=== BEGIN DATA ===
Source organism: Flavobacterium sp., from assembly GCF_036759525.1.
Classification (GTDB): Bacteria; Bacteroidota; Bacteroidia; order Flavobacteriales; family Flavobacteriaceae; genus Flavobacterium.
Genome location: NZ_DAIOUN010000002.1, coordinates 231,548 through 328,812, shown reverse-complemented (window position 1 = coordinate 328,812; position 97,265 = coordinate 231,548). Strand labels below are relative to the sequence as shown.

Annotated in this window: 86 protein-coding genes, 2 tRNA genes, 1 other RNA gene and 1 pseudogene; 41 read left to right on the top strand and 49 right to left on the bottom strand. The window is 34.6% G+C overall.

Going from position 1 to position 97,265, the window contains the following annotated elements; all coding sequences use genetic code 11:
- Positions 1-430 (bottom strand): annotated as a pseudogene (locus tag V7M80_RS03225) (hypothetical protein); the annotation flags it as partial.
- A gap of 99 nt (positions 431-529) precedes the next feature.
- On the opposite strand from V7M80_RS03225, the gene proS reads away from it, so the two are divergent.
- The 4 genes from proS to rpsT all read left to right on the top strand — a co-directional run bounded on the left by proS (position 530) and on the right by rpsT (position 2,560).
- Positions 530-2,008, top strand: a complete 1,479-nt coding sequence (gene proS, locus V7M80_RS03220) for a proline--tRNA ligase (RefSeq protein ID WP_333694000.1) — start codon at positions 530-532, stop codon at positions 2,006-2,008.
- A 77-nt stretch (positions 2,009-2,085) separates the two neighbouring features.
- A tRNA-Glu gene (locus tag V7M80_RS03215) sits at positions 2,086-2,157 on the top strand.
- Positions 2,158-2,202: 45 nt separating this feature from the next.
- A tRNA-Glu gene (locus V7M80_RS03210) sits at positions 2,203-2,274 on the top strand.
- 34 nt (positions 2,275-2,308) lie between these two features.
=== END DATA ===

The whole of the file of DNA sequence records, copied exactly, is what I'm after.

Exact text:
Source organism: Flavobacterium sp., from assembly GCF_036759525.1.
Classification (GTDB): Bacteria; Bacteroidota; Bacteroidia; order Flavobacteriales; family Flavobacteriaceae; genus Flavobacterium.
Genome location: NZ_DAIOUN010000002.1, coordinates 231,548 through 328,812, shown reverse-complemented (window position 1 = coordinate 328,812; position 97,265 = coordinate 231,548). Strand labels below are relative to the sequence as shown.

Annotated in this window: 86 protein-coding genes, 2 tRNA genes, 1 other RNA gene and 1 pseudogene; 41 read left to right on the top strand and 49 right to left on the bottom strand. The window is 34.6% G+C overall.

Going from position 1 to position 97,265, the window contains the following annotated elements; all coding sequences use genetic code 11:
- Positions 1-430 (bottom strand): annotated as a pseudogene (locus tag V7M80_RS03225) (hypothetical protein); the annotation flags it as partial.
- A gap of 99 nt (positions 431-529) precedes the next feature.
- On the opposite strand from V7M80_RS03225, the gene proS reads away from it, so the two are divergent.
- The 4 genes from proS to rpsT all read left to right on the top strand — a co-directional run bounded on the left by proS (position 530) and on the right by rpsT (position 2,560).
- Positions 530-2,008, top strand: a complete 1,479-nt coding sequence (gene proS, locus V7M80_RS03220) for a proline--tRNA ligase (RefSeq protein ID WP_333694000.1) — start codon at positions 530-532, stop codon at positions 2,006-2,008.
- A 77-nt stretch (positions 2,009-2,085) separates the two neighbouring features.
- A tRNA-Glu gene (locus tag V7M80_RS03215) sits at positions 2,086-2,157 on the top strand.
- Positions 2,158-2,202: 45 nt separating this feature from the next.
- A tRNA-Glu gene (locus V7M80_RS03210) sits at positions 2,203-2,274 on the top strand.
- 34 nt (positions 2,275-2,308) lie between these two features.